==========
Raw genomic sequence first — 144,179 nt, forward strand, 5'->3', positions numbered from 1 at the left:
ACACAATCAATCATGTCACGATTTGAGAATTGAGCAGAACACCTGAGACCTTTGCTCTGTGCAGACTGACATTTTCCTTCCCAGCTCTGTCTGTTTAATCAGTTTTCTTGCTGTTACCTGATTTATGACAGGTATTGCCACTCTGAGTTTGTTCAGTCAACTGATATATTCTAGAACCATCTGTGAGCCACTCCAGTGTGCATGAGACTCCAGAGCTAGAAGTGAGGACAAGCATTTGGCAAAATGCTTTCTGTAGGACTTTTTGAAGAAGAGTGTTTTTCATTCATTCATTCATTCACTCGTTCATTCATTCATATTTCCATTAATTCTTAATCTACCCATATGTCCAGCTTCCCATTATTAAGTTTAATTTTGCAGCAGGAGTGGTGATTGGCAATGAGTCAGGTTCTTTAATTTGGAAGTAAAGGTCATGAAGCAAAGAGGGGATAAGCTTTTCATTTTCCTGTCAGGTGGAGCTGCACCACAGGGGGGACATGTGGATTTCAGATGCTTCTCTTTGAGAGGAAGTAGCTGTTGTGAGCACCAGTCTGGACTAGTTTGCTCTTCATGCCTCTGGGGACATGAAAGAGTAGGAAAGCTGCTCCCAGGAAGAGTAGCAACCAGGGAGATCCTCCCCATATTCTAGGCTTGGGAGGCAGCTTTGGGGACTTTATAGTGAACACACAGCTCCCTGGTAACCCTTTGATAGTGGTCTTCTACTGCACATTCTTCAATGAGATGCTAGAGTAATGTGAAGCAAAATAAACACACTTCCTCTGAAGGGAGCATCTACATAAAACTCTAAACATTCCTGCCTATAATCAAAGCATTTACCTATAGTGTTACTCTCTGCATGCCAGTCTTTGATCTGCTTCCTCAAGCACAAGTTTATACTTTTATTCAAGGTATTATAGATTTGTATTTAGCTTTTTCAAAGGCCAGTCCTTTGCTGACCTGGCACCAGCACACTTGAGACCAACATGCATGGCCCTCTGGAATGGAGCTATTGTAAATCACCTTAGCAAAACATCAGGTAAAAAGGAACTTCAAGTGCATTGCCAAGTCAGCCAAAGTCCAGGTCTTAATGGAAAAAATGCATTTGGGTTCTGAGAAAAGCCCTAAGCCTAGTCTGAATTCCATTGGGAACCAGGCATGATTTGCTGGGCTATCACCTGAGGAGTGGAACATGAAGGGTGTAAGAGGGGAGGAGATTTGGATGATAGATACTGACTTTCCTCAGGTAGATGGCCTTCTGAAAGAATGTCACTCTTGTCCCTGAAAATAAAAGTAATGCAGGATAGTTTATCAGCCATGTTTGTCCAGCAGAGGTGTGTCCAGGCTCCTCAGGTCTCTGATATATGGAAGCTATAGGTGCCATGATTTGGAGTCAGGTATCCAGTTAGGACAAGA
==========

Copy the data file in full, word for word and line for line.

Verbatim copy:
Raw genomic sequence first — 144,179 nt, forward strand, 5'->3', positions numbered from 1 at the left:
ACACAATCAATCATGTCACGATTTGAGAATTGAGCAGAACACCTGAGACCTTTGCTCTGTGCAGACTGACATTTTCCTTCCCAGCTCTGTCTGTTTAATCAGTTTTCTTGCTGTTACCTGATTTATGACAGGTATTGCCACTCTGAGTTTGTTCAGTCAACTGATATATTCTAGAACCATCTGTGAGCCACTCCAGTGTGCATGAGACTCCAGAGCTAGAAGTGAGGACAAGCATTTGGCAAAATGCTTTCTGTAGGACTTTTTGAAGAAGAGTGTTTTTCATTCATTCATTCATTCACTCGTTCATTCATTCATATTTCCATTAATTCTTAATCTACCCATATGTCCAGCTTCCCATTATTAAGTTTAATTTTGCAGCAGGAGTGGTGATTGGCAATGAGTCAGGTTCTTTAATTTGGAAGTAAAGGTCATGAAGCAAAGAGGGGATAAGCTTTTCATTTTCCTGTCAGGTGGAGCTGCACCACAGGGGGGACATGTGGATTTCAGATGCTTCTCTTTGAGAGGAAGTAGCTGTTGTGAGCACCAGTCTGGACTAGTTTGCTCTTCATGCCTCTGGGGACATGAAAGAGTAGGAAAGCTGCTCCCAGGAAGAGTAGCAACCAGGGAGATCCTCCCCATATTCTAGGCTTGGGAGGCAGCTTTGGGGACTTTATAGTGAACACACAGCTCCCTGGTAACCCTTTGATAGTGGTCTTCTACTGCACATTCTTCAATGAGATGCTAGAGTAATGTGAAGCAAAATAAACACACTTCCTCTGAAGGGAGCATCTACATAAAACTCTAAACATTCCTGCCTATAATCAAAGCATTTACCTATAGTGTTACTCTCTGCATGCCAGTCTTTGATCTGCTTCCTCAAGCACAAGTTTATACTTTTATTCAAGGTATTATAGATTTGTATTTAGCTTTTTCAAAGGCCAGTCCTTTGCTGACCTGGCACCAGCACACTTGAGACCAACATGCATGGCCCTCTGGAATGGAGCTATTGTAAATCACCTTAGCAAAACATCAGGTAAAAAGGAACTTCAAGTGCATTGCCAAGTCAGCCAAAGTCCAGGTCTTAATGGAAAAAATGCATTTGGGTTCTGAGAAAAGCCCTAAGCCTAGTCTGAATTCCATTGGGAACCAGGCATGATTTGCTGGGCTATCACCTGAGGAGTGGAACATGAAGGGTGTAAGAGGGGAGGAGATTTGGATGATAGATACTGACTTTCCTCAGGTAGATGGCCTTCTGAAAGAATGTCACTCTTGTCCCTGAAAATAAAAGTAATGCAGGATAGTTTATCAGCCATGTTTGTCCAGCAGAGGTGTGTCCAGGCTCCTCAGGTCTCTGATATATGGAAGCTATAGGTGCCATGATTTGGAGTCAGGTATCCAGTTAGGACAAGA